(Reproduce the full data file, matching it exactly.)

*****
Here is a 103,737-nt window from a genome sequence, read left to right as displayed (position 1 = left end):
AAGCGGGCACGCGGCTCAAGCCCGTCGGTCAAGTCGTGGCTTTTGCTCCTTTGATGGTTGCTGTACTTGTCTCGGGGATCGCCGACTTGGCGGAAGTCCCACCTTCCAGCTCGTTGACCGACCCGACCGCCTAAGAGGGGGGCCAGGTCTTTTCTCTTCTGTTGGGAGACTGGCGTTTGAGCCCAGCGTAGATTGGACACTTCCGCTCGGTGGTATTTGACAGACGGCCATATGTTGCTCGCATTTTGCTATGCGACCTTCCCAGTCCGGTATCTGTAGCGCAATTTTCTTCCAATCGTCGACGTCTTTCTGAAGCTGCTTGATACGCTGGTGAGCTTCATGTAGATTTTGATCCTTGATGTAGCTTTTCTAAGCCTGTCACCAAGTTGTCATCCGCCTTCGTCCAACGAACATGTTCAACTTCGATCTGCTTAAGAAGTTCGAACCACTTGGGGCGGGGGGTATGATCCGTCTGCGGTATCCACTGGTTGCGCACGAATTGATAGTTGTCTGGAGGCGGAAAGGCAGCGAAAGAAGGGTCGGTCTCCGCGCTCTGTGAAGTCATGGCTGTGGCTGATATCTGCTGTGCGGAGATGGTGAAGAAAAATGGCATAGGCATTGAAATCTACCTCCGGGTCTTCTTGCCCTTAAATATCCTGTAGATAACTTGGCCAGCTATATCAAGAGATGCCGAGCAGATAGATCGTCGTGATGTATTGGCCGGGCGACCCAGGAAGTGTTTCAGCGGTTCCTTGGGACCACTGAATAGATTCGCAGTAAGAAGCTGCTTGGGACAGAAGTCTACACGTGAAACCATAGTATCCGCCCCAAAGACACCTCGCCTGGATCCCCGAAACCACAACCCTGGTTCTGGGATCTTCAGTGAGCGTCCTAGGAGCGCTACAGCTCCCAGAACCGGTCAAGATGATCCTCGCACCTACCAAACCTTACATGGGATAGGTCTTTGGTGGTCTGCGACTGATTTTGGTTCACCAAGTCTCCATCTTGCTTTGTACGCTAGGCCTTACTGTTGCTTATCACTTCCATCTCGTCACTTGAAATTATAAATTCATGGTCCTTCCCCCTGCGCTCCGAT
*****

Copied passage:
Here is a 103,737-nt window from a genome sequence, read left to right as displayed (position 1 = left end):
AAGCGGGCACGCGGCTCAAGCCCGTCGGTCAAGTCGTGGCTTTTGCTCCTTTGATGGTTGCTGTACTTGTCTCGGGGATCGCCGACTTGGCGGAAGTCCCACCTTCCAGCTCGTTGACCGACCCGACCGCCTAAGAGGGGGGCCAGGTCTTTTCTCTTCTGTTGGGAGACTGGCGTTTGAGCCCAGCGTAGATTGGACACTTCCGCTCGGTGGTATTTGACAGACGGCCATATGTTGCTCGCATTTTGCTATGCGACCTTCCCAGTCCGGTATCTGTAGCGCAATTTTCTTCCAATCGTCGACGTCTTTCTGAAGCTGCTTGATACGCTGGTGAGCTTCATGTAGATTTTGATCCTTGATGTAGCTTTTCTAAGCCTGTCACCAAGTTGTCATCCGCCTTCGTCCAACGAACATGTTCAACTTCGATCTGCTTAAGAAGTTCGAACCACTTGGGGCGGGGGGTATGATCCGTCTGCGGTATCCACTGGTTGCGCACGAATTGATAGTTGTCTGGAGGCGGAAAGGCAGCGAAAGAAGGGTCGGTCTCCGCGCTCTGTGAAGTCATGGCTGTGGCTGATATCTGCTGTGCGGAGATGGTGAAGAAAAATGGCATAGGCATTGAAATCTACCTCCGGGTCTTCTTGCCCTTAAATATCCTGTAGATAACTTGGCCAGCTATATCAAGAGATGCCGAGCAGATAGATCGTCGTGATGTATTGGCCGGGCGACCCAGGAAGTGTTTCAGCGGTTCCTTGGGACCACTGAATAGATTCGCAGTAAGAAGCTGCTTGGGACAGAAGTCTACACGTGAAACCATAGTATCCGCCCCAAAGACACCTCGCCTGGATCCCCGAAACCACAACCCTGGTTCTGGGATCTTCAGTGAGCGTCCTAGGAGCGCTACAGCTCCCAGAACCGGTCAAGATGATCCTCGCACCTACCAAACCTTACATGGGATAGGTCTTTGGTGGTCTGCGACTGATTTTGGTTCACCAAGTCTCCATCTTGCTTTGTACGCTAGGCCTTACTGTTGCTTATCACTTCCATCTCGTCACTTGAAATTATAAATTCATGGTCCTTCCCCCTGCGCTCCGAT